PROVINCE, MUNICIPALITIES, PUBLIC-SECTOR ORGANIZATIONS TO DEVELOP ACCESSIBILITY PLANS
– – – Goal is to Eliminate Barriers to Programs, Services for all Manitobans: Minister Irvin-Ross
The provincial government will take the lead as municipalities and public-sector organizations develop plans to remove barriers to programs and services for all Manitobans by the end of 2017, Family Services Kerri Irvin-Ross, minister responsible for persons with disabilities, announced today.
“All Manitobans have the right to access government programs and services. But sometimes physical structures, technology, poorly planned policies and practices create barriers, making it difficult for some people to access the programs and services they deserve,” Minister Irvin-Ross said. “By identifying and removing these barriers, we will create a more inclusive society for all Manitobans.”
Under the Accessibility for Manitobans Act (AMA), beginning in 2016, the provincial government, all larger public-sector organizations and municipalities must develop a multi-year accessibility plan that will identify barriers in their policies, programs and services and propose ways to eliminate them, the minister said. Smaller municipalities and public-sector bodies will have until 2017 to complete accessibility plans.
“Accessibility legislation moves Manitoba away from dealing with barriers on a case-by-case basis; instead it offers a pro-active and systemic approach to preventing and eliminating barriers,” said Allen Mankewich, co-chairperson, Manitoba League of Persons with Disabilities. “Increasingly Manitobans are taking the initiative to make their communities and services more inclusive. Accessibility legislation will help guide this process.”
“This is an important step toward removing the barriers that prevent people with disabilities from fully participating in all aspects of society,” said Jim Derksen, vice-chair, Accessibility Advisory Council. “The council is pleased to have played a role in consulting with the public and advising government on its accessibility legislation.”
Accessibility legislation recognizes that barriers prevent Manitobans with disabilities from going places, using services and getting information, Minister Irvin-Ross said. Barriers can be in such areas as building design, information services and hiring practices.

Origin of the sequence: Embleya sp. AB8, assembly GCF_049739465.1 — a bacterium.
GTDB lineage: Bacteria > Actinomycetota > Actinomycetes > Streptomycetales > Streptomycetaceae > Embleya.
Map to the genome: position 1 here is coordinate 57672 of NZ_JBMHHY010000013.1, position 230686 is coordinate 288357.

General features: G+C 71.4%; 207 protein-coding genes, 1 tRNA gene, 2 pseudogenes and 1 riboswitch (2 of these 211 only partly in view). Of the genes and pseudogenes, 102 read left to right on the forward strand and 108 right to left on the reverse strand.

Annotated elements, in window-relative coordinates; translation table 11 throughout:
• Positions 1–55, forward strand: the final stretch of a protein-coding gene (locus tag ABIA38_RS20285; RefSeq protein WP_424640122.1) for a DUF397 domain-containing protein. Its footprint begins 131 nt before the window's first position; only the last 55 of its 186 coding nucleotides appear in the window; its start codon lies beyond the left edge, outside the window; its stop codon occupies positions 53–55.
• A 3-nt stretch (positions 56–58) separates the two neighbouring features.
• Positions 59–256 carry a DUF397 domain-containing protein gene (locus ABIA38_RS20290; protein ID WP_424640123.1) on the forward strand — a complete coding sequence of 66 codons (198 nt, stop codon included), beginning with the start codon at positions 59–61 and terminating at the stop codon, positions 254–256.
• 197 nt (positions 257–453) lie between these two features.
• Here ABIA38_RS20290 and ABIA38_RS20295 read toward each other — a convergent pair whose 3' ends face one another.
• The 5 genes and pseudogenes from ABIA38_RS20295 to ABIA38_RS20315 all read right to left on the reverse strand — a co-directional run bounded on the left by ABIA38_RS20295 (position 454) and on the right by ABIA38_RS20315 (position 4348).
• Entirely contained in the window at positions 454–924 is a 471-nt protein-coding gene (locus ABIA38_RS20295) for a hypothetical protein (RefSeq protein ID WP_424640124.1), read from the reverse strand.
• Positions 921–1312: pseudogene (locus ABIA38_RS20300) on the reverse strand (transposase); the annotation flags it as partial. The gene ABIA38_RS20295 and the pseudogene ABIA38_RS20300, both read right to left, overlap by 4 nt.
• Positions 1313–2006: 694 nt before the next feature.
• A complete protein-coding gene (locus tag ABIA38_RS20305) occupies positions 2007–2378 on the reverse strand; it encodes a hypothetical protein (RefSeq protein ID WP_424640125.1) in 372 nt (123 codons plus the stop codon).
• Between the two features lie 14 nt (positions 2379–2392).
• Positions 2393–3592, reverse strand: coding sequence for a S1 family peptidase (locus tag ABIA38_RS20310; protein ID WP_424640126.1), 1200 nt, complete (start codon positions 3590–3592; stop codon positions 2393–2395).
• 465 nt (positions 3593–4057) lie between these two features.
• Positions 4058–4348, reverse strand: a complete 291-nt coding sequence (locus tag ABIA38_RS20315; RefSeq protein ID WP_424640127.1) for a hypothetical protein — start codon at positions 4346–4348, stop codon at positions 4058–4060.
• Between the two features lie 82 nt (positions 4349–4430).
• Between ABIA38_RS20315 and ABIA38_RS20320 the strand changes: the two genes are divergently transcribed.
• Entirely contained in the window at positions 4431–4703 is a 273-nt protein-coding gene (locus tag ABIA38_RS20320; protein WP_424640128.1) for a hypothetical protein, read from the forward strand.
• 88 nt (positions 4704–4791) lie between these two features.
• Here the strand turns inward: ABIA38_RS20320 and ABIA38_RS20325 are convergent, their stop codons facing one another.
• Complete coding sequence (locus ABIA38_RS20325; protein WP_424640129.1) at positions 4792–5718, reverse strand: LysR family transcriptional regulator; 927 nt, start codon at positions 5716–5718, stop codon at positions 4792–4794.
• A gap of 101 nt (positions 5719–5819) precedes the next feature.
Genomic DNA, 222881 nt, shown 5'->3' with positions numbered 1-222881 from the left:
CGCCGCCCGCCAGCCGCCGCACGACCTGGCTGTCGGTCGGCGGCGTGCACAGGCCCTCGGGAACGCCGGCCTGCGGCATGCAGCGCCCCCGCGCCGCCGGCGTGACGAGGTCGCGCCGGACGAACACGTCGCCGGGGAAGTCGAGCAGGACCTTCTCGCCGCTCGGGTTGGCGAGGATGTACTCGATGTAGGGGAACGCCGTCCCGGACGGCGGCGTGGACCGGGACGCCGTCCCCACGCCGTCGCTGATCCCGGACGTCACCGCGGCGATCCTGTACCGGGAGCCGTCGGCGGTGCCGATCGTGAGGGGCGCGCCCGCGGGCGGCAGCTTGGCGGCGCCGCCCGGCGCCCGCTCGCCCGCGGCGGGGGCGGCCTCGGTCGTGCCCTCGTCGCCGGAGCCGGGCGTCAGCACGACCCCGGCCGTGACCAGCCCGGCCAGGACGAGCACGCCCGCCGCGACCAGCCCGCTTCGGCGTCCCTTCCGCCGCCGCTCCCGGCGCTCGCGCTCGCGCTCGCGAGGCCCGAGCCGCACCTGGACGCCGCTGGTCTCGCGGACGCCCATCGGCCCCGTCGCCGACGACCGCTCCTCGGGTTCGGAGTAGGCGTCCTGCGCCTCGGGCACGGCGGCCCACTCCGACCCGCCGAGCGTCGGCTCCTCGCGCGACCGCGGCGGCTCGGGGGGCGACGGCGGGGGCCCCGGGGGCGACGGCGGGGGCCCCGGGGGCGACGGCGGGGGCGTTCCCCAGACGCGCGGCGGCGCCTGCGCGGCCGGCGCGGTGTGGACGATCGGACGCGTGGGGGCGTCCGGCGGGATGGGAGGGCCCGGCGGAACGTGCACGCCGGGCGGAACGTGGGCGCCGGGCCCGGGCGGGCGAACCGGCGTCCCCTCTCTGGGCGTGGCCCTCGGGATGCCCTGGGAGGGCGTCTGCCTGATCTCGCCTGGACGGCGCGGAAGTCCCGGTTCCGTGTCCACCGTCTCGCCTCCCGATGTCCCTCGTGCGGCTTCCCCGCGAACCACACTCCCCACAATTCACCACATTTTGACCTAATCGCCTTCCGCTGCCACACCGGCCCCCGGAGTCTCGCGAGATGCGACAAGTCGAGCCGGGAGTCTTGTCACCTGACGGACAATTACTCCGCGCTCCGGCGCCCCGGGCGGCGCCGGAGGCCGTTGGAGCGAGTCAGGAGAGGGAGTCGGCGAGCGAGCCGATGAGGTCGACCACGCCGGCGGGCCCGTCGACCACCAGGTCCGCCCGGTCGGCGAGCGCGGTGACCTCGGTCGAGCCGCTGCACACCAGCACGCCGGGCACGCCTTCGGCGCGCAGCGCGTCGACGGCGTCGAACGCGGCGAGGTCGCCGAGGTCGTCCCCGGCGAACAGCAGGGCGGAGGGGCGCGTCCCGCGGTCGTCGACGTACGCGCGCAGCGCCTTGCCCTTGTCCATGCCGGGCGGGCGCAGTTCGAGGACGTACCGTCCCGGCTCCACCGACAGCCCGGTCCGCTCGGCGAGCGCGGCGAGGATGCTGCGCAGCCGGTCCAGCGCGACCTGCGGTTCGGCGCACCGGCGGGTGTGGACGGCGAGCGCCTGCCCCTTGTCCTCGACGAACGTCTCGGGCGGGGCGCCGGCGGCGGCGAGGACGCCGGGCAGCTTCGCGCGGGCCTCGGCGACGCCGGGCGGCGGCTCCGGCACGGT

The legislation will apply to all organizations (public, private and non-profit) that provide goods or services, and that have one or more employees in Manitoba. Accessibility standards will be developed in the five areas of customer service, employment, information and communication, transportation, and design and construction outside the jurisdiction of the Manitoba Building Code, such as sidewalks, pathways and parks.
Today, an estimated one in six Canadians lives with a disability. By 2030, that number is expected to grow to one in five. About 15 per cent of Manitobans face some sort of barrier to receiving services from the public and private sectors.
“Barriers come at an enormous cost to people with disabilities, to their family and friends, to their communities and also to businesses,” Minister Irvin-Ross said. “All public bodies, including the province, must demonstrate a commitment to accessibility by eliminating barriers in the delivery of programs and services.”
Manitoba will offer assistance in the identification, prevention and removal of barriers to accessibility, the minister said. Manitoba’s Disability Issues Office offers free presentations and training events on creating an accessibility plan, including policies and strategies for action.
Deadlines for the introduction of accessibility plans by government agencies are as follows:
2016 – the Manitoba government and all its departments, universities and colleges, Crown corporations, regional health authorities and larger municipalities.
2017 – all other municipalities and public-sector bodies including any board, commission, association, agency or similar body whose management, directors or governing members are appointed by the government.